Federal Commerce Secretary: "Disaster" for Fl Oyster Fishery
U.S. Secretary of Commerce Penny Pritzker today declared a commercial fishery failure for the oyster fishery along the west coast of Florida.
Here's the statement from the secretary:
"The fishery resource disaster resulted from excessive drought conditions in Apalachicola Bay and elsewhere in the Florida panhandle during the 2012 - 2013 winter fishing season.
"We understand the economic significance this historic oyster fishery has for fishermen and related businesses in the panhandle of Florida," said Secretary Pritzker. "Because the drought caused such a decline in oyster landings and a rather significant drop in revenue, the fishery qualified as a resource disaster under the nation's fishing law."
Under the Interjurisdictional Fisheries Act and the Magnuson-Stevens Fishery Conservation and Management Act, the Commerce Secretary can declare a fishery disaster which makes it possible for Congress to appropriate funds to provide economic assistance to fishing businesses and communities, including oyster fishermen, affected by the disaster and to support other activities addressing the disaster.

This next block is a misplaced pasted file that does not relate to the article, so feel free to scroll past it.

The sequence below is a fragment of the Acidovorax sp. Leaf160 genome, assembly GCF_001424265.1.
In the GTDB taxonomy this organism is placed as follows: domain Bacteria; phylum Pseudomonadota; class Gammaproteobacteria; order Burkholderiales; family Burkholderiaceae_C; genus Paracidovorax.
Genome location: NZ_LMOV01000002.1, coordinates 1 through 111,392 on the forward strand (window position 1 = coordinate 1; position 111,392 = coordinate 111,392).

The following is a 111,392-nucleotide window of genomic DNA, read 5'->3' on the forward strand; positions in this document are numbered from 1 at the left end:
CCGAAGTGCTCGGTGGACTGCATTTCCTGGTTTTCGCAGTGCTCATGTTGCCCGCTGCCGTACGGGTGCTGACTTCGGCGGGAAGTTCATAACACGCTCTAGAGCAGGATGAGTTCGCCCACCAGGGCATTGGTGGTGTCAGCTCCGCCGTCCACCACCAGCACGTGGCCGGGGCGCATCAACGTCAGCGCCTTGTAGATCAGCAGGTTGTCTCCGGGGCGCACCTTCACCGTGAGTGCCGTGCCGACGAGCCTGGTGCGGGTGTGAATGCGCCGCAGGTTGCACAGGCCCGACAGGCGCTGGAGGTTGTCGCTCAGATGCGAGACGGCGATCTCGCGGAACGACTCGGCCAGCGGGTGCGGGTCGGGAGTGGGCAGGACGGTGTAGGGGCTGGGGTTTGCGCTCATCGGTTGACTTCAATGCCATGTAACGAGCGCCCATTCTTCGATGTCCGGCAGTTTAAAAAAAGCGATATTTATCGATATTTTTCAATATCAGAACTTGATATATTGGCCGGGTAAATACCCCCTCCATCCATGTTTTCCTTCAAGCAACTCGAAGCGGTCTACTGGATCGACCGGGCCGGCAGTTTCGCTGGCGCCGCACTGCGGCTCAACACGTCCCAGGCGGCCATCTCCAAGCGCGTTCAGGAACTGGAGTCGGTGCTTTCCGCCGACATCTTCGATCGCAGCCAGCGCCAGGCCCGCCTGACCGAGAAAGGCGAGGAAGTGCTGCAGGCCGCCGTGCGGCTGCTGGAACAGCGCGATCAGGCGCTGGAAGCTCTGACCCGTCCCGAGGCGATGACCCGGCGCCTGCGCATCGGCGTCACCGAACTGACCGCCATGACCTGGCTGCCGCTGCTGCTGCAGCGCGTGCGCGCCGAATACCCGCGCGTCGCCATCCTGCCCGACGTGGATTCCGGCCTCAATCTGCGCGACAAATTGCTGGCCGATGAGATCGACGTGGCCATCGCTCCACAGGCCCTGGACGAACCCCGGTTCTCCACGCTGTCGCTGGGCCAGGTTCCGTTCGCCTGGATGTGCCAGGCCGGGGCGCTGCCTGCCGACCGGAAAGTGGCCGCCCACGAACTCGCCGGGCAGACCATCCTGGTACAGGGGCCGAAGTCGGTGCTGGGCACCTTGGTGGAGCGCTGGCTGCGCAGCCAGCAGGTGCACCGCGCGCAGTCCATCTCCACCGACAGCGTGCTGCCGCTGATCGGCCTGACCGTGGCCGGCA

If Congress appropriates funds to address the Florida oyster fishery failure, the Commerce Department's National Oceanic and Atmospheric Administration (NOAA) will work closely with members of Congress and the state of Florida to develop a spending plan and distribute the funds to help coastal communities and the fishing industry, should funds be appropriated.
Within the last year, landings on the Florida west coast oyster fishery have declined nearly 60 percent, with a 44 percent reduction in revenues. This decline in revenues is an unusual occurrence in this fishery and is not part of a cyclical downturn in revenues. The state of Florida projects that with the continued decline in landings, revenue losses are only expected to increase and remain lower than the historical average until the oyster population begins to rebound.
"It takes three years for oysters to reach marketable size, so we are concerned about this depleted oyster resource that has traditionally supported a viable fishery," said Sam Rauch, acting assistant NOAA administrator for NOAA Fisheries. "We will continue to work with Congress, the state and oyster fishermen through this challenging time."